ANALYSIS: Illness and the press / PM's 'prostate speech'
Olmert's aides did a good job orchestrating the media event around the discovery of his tumor.
Prime Minister Ehud Olmert and his aides did a good job Monday orchestrating the media event around the discovery of his prostate tumor.
Olmert faced the cameras, reported his condition to the public, and let his doctors answer questions.
Professor Kobi Ramon and Dr. Shlomo Segev described a microscopic tumor, which was not endangering Olmert's life or impairing his performance, and which could be removed in a simple routine operation.
One could take a cynical view of Olmert's 'prostate speech' and say the prime minister and his aides exaggerated by calling a dramatic news conference instead of issuing a laconic statement. No doubt, Olmert will gain public sympathy for his ailment. Ilana Dayan already announced she would put off the 'Fact' broadcast about the investigations against Olmert, scheduled for Thursday. Olmert's popularity is also expected to rise in the polls.
But these are negligible comments. Olmert has shown a new openness that breaks with the tradition of his predecessors hiding their ailments (like Levy Eshkol, Golda Meir and Menachem Begin), or responding with dismissive joking to questions about their health (Ariel Sharon).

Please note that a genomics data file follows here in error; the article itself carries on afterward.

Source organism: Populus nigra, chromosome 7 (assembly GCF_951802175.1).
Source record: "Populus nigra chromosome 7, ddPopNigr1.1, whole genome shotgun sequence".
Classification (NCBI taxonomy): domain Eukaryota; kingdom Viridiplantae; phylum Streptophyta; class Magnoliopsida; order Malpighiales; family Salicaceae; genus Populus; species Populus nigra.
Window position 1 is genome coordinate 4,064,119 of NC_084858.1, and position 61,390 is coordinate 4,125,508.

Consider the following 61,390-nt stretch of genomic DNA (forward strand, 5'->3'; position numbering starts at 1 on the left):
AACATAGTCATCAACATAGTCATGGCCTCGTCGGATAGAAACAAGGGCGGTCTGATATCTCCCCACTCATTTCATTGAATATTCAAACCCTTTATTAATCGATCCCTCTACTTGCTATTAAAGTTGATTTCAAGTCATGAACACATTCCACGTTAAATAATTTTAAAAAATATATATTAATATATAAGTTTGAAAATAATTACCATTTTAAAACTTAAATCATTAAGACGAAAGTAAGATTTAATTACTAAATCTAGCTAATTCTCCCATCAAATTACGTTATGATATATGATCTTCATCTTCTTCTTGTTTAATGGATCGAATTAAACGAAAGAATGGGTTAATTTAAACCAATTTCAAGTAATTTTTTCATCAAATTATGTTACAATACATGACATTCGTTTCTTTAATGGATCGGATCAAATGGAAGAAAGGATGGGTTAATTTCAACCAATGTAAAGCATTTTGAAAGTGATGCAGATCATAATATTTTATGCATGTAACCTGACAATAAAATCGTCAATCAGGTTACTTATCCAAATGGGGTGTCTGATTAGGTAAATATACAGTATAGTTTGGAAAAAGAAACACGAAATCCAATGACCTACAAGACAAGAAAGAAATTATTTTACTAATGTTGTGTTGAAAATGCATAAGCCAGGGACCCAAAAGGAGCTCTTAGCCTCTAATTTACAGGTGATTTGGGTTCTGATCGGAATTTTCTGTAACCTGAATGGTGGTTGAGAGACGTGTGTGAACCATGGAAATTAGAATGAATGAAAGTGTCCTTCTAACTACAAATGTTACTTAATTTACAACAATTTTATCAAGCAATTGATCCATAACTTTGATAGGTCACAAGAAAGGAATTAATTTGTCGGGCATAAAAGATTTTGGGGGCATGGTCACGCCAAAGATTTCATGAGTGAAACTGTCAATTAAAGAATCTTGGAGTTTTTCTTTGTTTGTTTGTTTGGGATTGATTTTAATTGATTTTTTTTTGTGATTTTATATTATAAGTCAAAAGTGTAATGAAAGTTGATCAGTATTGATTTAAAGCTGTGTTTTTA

Contempt for the public interest reached its peak in the 18 days separating Sharon's two strokes, when his aides feigned him functioning as normal. Even his doctors said in interviews that he was a healthy man one of whom, Dr. Segev, is now Olmert's physician.
Olmert is setting a good example for Israelis in the way he looks after his health. He keeps fit and has periodical medical examinations. This is how his prostate tumor was discovered. After consulting with doctors and family, Olmert advised President Shimon Peres, acting premier Tzipi Livni (who is visiting China), Knesset Speaker Dalia Itzik and a few others.
One may only hope that Monday's news conference will set a new norm for state leaders' conduct. The new procedure in the Prime Minister's Office, specifying who will take care of the prime minister and obliging him to brief the public about his medical condition, is the right way to go. It is only regrettable that it was introduced as a belated lesson from the failures of Sharon's treatment.